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Image credit: Jin et al.

MIT researchers automate drug design with machine learning

Their model can generate molecules that could be used for therapeutics.
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Jin et al.

Developing and improving medications is typically a long and very involved process. Chemists build and tweak molecules, sometimes aiming to create a new treatment for a specific disease or symptom, other times working to improve a drug that already exists. But it takes a lot of time and a lot of expert knowledge, and attempts often end with a drug that doesn't work as hoped. But researchers at MIT are using machine learning to automate this process. "The motivation behind this was to replace the inefficient human modification process of designing molecules with automated iteration and assure the validity of the molecules we generate," Wengong Jin, a PhD student in MIT's Computer Science and Artificial Intelligence Laboratory, said in a statement.

The research team trained their machine learning model on 250,000 molecular graphs, which are basically detailed images of a molecule's structure. The researchers then had the model generate molecules, find the best base molecules to build off of and design new molecules with improved properties. The researchers found that their model was able to complete these tasks more effectively than other systems designed to automate the drug design process.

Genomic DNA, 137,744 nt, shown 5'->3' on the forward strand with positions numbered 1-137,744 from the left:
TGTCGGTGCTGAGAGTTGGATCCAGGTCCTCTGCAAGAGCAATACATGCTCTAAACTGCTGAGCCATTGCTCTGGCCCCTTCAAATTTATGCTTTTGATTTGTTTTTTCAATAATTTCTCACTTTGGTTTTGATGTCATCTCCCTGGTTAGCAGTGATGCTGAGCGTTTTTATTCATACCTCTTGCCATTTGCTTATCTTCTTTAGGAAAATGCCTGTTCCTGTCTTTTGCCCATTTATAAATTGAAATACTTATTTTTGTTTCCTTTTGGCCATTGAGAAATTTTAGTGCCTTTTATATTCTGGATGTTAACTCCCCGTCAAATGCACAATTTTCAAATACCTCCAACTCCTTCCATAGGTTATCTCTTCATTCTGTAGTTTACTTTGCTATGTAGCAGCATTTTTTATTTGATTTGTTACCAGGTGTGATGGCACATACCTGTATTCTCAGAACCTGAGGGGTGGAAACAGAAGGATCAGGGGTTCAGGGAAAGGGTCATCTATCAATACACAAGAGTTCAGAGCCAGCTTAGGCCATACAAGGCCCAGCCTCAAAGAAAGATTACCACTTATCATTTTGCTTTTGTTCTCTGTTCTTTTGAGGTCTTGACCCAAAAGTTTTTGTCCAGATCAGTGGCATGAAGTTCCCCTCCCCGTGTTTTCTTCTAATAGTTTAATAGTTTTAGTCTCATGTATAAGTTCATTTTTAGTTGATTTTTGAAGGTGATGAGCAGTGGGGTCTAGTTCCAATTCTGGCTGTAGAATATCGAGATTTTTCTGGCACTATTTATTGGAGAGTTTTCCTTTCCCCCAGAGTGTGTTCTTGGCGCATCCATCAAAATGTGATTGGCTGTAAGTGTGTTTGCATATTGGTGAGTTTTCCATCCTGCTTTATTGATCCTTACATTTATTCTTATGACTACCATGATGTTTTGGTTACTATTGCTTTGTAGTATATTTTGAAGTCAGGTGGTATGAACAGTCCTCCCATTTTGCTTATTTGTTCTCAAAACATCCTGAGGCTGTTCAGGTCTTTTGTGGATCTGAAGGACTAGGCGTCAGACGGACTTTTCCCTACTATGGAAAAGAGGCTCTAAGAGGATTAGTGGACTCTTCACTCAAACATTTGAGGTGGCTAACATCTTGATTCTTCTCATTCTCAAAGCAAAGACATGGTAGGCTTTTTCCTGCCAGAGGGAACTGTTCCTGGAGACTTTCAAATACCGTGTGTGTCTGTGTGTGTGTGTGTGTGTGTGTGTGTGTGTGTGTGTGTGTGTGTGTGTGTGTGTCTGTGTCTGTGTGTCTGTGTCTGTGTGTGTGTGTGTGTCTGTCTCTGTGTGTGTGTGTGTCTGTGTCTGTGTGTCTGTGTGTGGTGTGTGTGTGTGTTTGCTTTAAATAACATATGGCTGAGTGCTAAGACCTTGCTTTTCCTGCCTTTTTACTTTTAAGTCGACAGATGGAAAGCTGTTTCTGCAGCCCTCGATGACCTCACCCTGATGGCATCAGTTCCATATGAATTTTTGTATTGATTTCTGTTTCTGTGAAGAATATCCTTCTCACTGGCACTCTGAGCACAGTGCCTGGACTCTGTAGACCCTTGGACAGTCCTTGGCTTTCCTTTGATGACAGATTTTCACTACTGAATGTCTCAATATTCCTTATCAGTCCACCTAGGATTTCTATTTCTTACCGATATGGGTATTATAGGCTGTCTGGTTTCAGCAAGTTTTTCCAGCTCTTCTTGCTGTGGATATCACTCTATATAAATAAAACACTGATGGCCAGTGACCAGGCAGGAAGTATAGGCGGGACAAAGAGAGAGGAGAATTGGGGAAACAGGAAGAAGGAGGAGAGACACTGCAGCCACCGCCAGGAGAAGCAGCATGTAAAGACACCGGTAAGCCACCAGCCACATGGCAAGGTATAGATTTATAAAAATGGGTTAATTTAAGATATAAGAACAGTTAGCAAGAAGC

When tasked with generating new, valid molecules, each one the model created turned out to be valid. And that's particularly important since producing invalid molecules is a major shortcoming of other automation systems -- of the others the researchers compared their model to, the best only had a 43.5 percent validity rate. Secondly, when the model was told to find the best base molecule -- known as a lead molecule -- that is both highly soluble and easily synthesized, it again outperformed other systems. The best candidate molecule generated by their model scored 30 percent higher on those two desired properties than the best option produced by more traditional systems. Lastly, when the model was told to modify 800 molecules to improve them for those properties but keep them similar in structure to the lead molecule, around 80 percent of the time, it created new, similarly structured molecules that scored higher for those two properties than did the original molecules.

Going forward, the research team will test the model on other pharmaceutical properties and work to make a model that can function with limited amounts of training data. The research will be presented next week at the International Conference on Machine Learning.

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